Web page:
FIG. 12 is a perspective view of one shirring wheel in accordance with this invention.

FIG. 13 is an end view of a shirring wheel hub used for grinding the shirring wheel of this invention.

FIG. 14 is a top plan view of the shirring wheel of FIG. 13, and shows the tilting of the shaft receiving bore of the hub relative to the axis of the wheel receiving surface of the hub.

FIG. 15 is a side elevational view of the hub of FIG. 13, and shows the radial offset of the axis of the shaft bore with respect to the axis of the mounting surface.

FIG. 16 is a schematic view showing an apparatus incorporating the hub of FIG. 12 for the grinding of shirring wheels in accordance with this invention.

Referring now to the drawings in detail, reference is first made to FIG. 1 wherein there is illustrated a typical arrangement of shirring casings for sausages and the like formed of artificial materials. The shirring apparatus includes at least two shirring wheels 20, three wheels being illustrated, carried by a fixed support (not shown). Each shirring wheel 20 is mounted for rotation about a fixed axis 21.

Each shirring wheel 20 is mounted on a hub 22 for rotation and includes a center 23 having a plurality of lugs or teeth 24 projecting radially therefrom in circumferentially spaced relation. The lugs 24 are arranged helically on the center 23 and have machined therein part cylindrical shirring surfaces 25.

With reference to FIG. 2, it will be seen that the lugs 24 of adjacent shirring wheels are displaced relative to one another so as to define a continuous helical path as the shirring wheels rotate in unison.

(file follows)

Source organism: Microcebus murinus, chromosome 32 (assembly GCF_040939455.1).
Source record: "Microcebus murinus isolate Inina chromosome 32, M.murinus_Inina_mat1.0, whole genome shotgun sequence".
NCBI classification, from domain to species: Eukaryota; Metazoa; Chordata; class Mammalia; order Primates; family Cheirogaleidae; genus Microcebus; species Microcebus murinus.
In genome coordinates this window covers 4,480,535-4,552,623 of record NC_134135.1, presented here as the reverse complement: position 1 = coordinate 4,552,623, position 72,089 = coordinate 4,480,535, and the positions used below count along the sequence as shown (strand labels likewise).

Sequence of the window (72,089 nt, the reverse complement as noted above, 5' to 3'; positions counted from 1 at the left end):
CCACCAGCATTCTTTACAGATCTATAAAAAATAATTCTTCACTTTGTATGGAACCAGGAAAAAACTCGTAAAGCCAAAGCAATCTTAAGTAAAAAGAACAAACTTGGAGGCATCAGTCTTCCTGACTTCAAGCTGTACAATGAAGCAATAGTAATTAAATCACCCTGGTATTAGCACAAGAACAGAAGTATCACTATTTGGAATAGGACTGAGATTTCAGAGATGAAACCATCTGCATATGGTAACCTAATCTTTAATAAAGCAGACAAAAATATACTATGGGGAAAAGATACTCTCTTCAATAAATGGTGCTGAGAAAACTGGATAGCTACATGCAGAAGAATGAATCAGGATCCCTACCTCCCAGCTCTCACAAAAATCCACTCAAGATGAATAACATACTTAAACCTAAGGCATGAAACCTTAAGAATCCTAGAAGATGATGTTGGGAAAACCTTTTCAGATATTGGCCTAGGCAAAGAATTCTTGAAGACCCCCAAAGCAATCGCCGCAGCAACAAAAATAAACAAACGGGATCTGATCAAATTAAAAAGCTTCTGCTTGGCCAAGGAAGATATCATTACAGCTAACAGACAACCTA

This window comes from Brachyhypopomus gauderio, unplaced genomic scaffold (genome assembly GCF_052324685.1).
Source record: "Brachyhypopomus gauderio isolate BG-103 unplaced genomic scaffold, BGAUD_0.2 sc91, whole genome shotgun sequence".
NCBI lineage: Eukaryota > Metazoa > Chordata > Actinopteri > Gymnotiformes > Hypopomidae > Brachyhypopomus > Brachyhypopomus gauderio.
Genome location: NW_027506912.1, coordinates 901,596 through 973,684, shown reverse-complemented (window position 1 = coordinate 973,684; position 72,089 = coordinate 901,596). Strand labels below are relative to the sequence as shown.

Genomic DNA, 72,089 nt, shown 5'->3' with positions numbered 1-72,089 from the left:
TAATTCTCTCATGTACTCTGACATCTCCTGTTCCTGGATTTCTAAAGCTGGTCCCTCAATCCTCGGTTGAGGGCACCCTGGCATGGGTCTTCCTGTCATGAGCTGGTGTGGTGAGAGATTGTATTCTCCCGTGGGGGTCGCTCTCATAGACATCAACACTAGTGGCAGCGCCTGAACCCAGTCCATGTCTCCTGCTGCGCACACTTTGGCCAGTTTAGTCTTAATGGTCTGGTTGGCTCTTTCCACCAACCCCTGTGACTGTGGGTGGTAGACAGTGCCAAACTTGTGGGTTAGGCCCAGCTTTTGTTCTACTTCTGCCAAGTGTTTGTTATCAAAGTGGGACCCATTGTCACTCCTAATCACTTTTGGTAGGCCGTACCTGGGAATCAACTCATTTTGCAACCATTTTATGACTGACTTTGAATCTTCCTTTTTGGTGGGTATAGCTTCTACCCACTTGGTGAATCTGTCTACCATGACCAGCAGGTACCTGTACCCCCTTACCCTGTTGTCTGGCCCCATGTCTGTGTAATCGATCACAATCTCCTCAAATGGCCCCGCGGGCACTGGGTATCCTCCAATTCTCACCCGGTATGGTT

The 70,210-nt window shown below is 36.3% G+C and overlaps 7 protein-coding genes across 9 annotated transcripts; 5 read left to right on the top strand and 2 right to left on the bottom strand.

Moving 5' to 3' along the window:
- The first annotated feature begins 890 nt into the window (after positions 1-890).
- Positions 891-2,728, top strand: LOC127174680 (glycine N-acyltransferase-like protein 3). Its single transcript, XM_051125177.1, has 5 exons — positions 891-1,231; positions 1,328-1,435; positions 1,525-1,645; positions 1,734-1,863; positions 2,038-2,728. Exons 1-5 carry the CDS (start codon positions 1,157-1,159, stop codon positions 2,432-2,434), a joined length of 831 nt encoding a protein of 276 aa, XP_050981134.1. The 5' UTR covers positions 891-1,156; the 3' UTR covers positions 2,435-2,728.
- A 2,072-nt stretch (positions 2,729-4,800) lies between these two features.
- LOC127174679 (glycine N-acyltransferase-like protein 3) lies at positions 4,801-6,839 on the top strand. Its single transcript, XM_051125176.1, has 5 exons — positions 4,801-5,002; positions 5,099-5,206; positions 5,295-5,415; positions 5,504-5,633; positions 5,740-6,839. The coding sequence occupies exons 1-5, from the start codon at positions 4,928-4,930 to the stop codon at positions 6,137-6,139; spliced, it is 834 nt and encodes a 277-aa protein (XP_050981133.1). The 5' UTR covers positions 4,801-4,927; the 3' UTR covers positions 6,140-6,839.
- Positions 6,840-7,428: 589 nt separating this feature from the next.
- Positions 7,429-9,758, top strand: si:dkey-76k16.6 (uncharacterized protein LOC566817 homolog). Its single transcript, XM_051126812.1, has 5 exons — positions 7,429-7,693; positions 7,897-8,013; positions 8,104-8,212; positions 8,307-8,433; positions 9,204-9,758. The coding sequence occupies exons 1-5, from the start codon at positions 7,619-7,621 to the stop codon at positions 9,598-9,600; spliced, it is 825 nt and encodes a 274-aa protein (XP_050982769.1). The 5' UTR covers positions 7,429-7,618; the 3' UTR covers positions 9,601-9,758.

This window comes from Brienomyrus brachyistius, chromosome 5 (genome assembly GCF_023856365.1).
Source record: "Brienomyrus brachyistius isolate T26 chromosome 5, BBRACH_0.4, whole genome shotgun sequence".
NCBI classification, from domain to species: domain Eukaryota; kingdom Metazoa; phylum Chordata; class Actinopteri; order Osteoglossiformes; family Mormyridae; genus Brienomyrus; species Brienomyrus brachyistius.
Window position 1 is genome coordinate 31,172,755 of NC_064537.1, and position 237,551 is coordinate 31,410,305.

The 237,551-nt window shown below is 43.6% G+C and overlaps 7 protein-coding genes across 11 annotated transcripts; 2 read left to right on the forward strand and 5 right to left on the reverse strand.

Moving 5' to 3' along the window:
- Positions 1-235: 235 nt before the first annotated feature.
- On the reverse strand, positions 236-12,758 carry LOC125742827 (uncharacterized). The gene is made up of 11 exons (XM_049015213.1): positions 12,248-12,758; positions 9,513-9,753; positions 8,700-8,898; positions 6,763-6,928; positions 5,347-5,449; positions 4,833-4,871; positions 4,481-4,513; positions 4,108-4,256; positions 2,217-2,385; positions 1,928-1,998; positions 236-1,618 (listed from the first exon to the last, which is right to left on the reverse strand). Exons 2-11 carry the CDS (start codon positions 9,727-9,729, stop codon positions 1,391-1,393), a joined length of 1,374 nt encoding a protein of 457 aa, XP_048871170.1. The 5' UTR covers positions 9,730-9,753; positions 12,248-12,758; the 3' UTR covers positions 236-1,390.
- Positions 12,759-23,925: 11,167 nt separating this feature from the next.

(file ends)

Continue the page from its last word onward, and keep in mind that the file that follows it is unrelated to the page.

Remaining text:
The shirring wheels 20 cooperate in a conventional manner with a hollow shirring mandrel 26 over which the casing to be shirred is fed. Compressed air is introduced into the casing through the hollow mandrel 26 so that the casing is inflated at the time it is engaged by the lugs 24 and can be readily radially inwardly folded in a generally helical pattern so as to reduce materially the length of the casing.

Referring now to FIG. 3, it will be seen that there is illustrated schematically an end view of the mandrel 26 and the wheels 20 of FIG. 1. It will be seen that the lugs 24 are identical and each lug 24 has formed therein the part cylindrical shirring surface 25 which has a circumferential extent approaching 120.

Referring now to FIG. 4, it will be seen that there is illustrated a modification of the Arnold arrangement. Most specifically, while the shirring wheels 20 may be of the same construction as that of the Arnold patent and each shirring wheel is mounted for rotation about an axis, the spindles or other support means defining the axis of rotation of the shirring wheels 20 are mounted by a support (not shown) which is mounted for oscillatory movement about the axis of the shirring mandrel 26. In this manner, in addition to the engagement of the lugs with the casing causing a shirred pleat pattern to form a continuous helix, a further pattern is superimposed on the casing so as to permit a tighter shirring or folding.

It is both undesirable to have the head oscillate under certain conditions and further, in order to have the head oscillate, it is necessary to reconstruct existing shirring machines. It has been found, however, in accordance with this invention that if the shirring surfaces 25 are formed in the lugs 24 in a specified pattern, the same advantages obtained with the oscillating head arrangement of FIG. 4 can be obtained while the shirring wheels may be carried by a fixed head and rotate about fixed axes. Thus, the modified shirring wheels in accordance with this invention may be mounted on the apparatus of the Arnold patent and produce the results of the oscillating shirring head arrangement of FIG. 4.